More than a decade after airborne drones took flight over battlefields, the world’s biggest defense manufacturers are eyeing a new market below the ocean’s surface.

The Navy recently opened up a competition for unmanned submarines that can navigate autonomously. Chicago-based Boeing has taken an early lead in the fledgling market: The company has developed a 51-foot-long vessel called the Echo Voyager to compete for the contract, and last year it bought a company called Liquid Robotics that focuses on smaller unmanned subs.

Bethesda, Maryland-based competitor Lockheed Martin is also competing for the contract, a company spokeswoman said Thursday, and it, too, is now ramping up its efforts by investing in another company specializing in the autonomous watercraft.

The company’s technology investment unit, Lockheed Martin Ventures, announced Friday that it is backing a San Diego-based company called Ocean Aero, which makes various classes of seafaring drones, called unmanned underwater vehicles, or UUVs.

The size and terms of the transaction were not disclosed. The venture unit typically makes investments of $1 million to $5 million.

“This just speaks to how big the unmanned systems market has become, that you have Boeing and Lockheed going at this full speed,” Ocean Aero Chief Executive Eric Patten said.


Ocean Aero makes a 13-foot-long, battery-powered submarine called the Submaran S10. The S10 can loiter on the surface or dive to a relatively shallow 30 feet. It can navigate autonomously based on preprogrammed waypoints and is outfitted to scout for and hide from threats completely on its own. It can recharge its battery on the surface using tiny solar panels or raise a sail to harness the wind for propulsion, which the manufacturer calls “energy scavenging.” The S10 has already been sold to two undisclosed customers.

The company plans to introduce a larger model called the S200 next year that can travel faster and dive deeper. It is about to start testing a 39-foot-long model it calls the Silent Arrow that aims to dive to about 650 feet and navigate with the help of an electronic thruster.

Patten says the Silent Arrow sub positions the company for future Navy competitions.

“When the competition started in January we weren’t in a position to compete,” he said. “Now we’re in a position to compete for that.”

Ocean Aero is part of a nascent yet crowded field of start-ups that has emerged in tandem with smaller, more failsafe lithium-ion batteries.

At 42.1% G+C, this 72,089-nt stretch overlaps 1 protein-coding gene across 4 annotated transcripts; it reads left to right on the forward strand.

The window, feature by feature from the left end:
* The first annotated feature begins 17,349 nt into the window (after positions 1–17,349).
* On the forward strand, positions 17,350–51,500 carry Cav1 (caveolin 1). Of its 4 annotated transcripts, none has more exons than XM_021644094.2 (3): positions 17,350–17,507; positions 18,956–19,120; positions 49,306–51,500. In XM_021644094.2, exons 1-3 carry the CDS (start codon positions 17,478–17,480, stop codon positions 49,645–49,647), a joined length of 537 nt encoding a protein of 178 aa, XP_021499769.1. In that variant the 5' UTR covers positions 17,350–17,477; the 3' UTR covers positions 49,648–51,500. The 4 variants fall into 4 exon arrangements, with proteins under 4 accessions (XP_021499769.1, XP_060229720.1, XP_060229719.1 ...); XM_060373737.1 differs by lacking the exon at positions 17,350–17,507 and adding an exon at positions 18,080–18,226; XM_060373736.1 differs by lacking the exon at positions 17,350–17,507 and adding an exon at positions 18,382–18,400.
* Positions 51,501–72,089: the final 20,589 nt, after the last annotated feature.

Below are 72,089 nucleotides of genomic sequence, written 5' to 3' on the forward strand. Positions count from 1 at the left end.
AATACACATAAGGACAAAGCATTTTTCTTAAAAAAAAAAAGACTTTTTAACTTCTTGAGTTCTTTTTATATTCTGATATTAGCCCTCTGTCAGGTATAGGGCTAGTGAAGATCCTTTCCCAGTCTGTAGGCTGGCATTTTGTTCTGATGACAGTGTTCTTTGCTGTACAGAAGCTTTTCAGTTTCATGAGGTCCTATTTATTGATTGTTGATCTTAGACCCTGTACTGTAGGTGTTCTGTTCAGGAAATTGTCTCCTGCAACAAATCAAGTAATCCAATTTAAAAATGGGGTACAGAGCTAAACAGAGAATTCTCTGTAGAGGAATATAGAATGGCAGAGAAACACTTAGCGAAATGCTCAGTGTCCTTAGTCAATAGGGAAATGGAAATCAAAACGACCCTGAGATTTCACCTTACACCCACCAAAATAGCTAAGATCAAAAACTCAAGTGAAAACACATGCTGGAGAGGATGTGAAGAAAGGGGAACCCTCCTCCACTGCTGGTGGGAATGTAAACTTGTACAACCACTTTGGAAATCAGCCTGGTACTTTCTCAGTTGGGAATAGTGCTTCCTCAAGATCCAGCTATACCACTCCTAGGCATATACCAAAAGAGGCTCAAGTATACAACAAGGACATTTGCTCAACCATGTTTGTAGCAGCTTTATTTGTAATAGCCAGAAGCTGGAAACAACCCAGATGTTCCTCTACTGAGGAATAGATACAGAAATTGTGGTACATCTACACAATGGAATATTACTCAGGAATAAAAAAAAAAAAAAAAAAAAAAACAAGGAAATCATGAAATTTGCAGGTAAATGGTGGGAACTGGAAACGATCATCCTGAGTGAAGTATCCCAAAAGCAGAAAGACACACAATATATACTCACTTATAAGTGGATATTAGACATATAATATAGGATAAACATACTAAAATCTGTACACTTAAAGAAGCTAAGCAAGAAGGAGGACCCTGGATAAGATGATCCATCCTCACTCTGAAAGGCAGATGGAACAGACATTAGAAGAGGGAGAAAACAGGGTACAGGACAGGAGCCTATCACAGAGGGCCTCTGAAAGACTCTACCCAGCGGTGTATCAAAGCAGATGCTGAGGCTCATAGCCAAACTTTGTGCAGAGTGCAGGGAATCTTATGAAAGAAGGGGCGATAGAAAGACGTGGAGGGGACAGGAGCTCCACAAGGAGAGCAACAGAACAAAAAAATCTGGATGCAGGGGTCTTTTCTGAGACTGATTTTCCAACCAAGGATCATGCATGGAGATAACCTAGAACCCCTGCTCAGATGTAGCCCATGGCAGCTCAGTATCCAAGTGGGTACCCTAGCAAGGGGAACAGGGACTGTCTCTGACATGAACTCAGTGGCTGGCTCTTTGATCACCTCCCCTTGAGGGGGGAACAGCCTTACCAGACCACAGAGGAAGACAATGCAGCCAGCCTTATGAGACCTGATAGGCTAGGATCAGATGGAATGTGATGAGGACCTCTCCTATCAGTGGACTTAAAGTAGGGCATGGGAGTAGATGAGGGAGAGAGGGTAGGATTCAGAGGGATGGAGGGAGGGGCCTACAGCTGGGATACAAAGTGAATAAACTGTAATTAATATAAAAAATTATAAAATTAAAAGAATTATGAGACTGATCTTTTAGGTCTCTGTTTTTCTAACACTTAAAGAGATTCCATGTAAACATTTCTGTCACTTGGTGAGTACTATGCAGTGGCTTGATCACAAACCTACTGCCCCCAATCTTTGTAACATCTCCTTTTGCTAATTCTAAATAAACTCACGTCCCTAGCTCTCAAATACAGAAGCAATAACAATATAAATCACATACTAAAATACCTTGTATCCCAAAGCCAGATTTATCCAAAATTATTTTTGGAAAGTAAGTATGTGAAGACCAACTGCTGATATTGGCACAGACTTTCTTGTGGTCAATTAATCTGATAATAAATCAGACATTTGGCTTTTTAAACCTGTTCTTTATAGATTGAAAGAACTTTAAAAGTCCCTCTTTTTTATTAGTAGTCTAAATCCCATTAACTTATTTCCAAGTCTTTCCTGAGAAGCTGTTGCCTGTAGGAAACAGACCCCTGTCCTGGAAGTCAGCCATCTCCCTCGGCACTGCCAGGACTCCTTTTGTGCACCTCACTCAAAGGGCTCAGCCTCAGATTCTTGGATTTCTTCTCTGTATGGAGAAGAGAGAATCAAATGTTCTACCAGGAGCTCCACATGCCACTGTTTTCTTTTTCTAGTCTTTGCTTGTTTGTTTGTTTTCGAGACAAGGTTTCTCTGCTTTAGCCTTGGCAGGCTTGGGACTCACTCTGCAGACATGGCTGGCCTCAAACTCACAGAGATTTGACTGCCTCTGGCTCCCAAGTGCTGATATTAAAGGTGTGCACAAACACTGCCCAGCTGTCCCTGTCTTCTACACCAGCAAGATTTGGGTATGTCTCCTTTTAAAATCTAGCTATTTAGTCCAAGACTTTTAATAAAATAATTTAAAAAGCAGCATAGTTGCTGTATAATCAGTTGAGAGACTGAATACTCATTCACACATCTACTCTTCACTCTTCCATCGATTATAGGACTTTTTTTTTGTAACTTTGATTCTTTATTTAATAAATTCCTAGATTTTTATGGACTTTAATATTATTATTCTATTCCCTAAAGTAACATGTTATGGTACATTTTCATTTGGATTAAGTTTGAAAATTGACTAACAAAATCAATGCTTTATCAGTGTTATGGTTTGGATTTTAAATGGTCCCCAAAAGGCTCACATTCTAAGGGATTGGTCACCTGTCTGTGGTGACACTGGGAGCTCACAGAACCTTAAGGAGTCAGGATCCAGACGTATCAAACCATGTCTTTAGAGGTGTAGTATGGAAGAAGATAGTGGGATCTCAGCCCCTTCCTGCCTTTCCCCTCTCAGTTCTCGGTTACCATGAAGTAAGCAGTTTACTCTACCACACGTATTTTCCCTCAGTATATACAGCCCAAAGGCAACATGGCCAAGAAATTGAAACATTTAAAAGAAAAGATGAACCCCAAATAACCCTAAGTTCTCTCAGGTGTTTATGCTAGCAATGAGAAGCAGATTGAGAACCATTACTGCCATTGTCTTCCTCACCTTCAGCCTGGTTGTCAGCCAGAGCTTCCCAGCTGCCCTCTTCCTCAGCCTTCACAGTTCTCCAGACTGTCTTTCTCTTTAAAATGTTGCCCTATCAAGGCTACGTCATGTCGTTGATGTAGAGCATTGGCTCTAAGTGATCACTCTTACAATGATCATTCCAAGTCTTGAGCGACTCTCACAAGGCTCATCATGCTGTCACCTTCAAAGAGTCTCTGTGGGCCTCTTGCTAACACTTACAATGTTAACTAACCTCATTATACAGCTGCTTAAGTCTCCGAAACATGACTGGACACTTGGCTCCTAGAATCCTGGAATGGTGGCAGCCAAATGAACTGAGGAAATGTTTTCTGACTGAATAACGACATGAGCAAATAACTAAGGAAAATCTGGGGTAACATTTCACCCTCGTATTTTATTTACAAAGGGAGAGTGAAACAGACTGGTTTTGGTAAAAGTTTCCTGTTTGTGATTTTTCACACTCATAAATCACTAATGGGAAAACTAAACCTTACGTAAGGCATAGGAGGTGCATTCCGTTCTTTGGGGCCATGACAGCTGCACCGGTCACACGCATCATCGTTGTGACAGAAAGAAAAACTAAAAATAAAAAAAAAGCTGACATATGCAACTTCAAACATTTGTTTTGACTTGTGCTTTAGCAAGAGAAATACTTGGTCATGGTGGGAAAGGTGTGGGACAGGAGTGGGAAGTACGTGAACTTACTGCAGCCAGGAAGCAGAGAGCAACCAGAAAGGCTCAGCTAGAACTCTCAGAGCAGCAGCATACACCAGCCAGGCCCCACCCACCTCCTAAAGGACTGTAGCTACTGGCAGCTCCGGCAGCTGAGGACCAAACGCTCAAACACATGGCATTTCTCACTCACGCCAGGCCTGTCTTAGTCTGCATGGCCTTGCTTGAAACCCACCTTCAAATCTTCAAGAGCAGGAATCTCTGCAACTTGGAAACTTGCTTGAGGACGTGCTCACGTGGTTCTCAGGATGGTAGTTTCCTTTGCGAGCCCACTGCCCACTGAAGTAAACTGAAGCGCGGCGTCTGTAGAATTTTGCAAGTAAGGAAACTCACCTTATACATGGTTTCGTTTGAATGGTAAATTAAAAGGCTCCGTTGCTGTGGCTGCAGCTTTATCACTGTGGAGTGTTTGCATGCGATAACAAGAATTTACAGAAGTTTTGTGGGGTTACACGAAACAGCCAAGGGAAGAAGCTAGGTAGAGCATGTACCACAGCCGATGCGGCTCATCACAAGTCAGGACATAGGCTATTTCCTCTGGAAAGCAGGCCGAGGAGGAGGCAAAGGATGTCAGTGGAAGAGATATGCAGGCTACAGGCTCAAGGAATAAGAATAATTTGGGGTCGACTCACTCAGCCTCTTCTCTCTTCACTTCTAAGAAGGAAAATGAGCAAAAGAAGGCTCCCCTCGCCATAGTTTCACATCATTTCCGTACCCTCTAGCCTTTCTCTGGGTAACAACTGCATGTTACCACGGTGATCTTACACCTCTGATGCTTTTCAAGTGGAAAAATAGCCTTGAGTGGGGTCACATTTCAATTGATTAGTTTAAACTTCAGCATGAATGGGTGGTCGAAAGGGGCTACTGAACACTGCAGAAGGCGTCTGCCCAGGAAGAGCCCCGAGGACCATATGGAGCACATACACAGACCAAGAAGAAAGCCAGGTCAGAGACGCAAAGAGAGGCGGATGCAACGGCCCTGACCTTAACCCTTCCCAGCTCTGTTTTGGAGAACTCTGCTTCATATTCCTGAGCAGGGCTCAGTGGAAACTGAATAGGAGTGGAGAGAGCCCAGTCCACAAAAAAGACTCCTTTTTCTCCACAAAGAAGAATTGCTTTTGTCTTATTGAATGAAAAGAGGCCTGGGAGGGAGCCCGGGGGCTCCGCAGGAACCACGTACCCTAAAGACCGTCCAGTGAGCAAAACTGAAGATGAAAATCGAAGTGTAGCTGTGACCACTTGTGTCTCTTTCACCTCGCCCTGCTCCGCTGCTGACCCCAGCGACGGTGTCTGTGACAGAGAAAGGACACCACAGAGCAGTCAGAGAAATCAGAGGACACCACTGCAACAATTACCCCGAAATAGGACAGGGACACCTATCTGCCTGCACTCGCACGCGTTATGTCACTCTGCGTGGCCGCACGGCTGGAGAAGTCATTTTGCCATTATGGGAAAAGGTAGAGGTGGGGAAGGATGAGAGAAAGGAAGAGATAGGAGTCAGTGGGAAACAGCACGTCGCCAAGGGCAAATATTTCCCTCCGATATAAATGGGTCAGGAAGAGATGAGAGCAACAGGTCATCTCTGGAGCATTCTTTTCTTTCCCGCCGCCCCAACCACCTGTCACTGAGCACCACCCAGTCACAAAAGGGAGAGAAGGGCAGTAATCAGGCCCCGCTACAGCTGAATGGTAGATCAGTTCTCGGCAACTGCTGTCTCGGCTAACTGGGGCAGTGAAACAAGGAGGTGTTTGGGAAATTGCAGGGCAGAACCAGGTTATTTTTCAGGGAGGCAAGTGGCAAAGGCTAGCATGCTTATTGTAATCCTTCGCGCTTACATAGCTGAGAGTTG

The industry is responding to a new school of thought in the upper echelons of the U.S. military. Agencies are looking to use advances in robotics and artificial intelligence as “force multipliers,” with the idea that combat-capable robots will augment but not replace humans in the wars of the future.


The Air Force is working on robotic drones that would fly alongside fighter jets, scout ahead and absorb enemy fire. The Army is experimenting with small-scale reconnaissance robots. Even U.S. law enforcement officers are buying in: Last year Dallas police used a robot outfitted with C-4 explosives to remotely kill a gunman who had killed five police officers.

Some worry that involving robots in military operations could imperil human lives and inflame conflict.

Last month, Tesla Chief Executive Elon Musk and 115 robotics and artificial intelligence experts wrote an open letter to the United Nations urging the body to “protect us all” from autonomous weaponry, describing it as a dangerous escalation in military technology.

“Once deployed, they will permit armed conflict to be fought at a scale greater than ever, and at time scales faster than humans can comprehend,” they wrote. “These are weapons of terror, weapons that despots and terrorists use against innocent populations, and weapons hacked to behave in unexpected ways.”

Lockheed and Boeing argue that the robotic subs could one day become the Navy’s robotic scouts, augmenting the efforts of the Navy’s limited and aging fleet of manned submarines.

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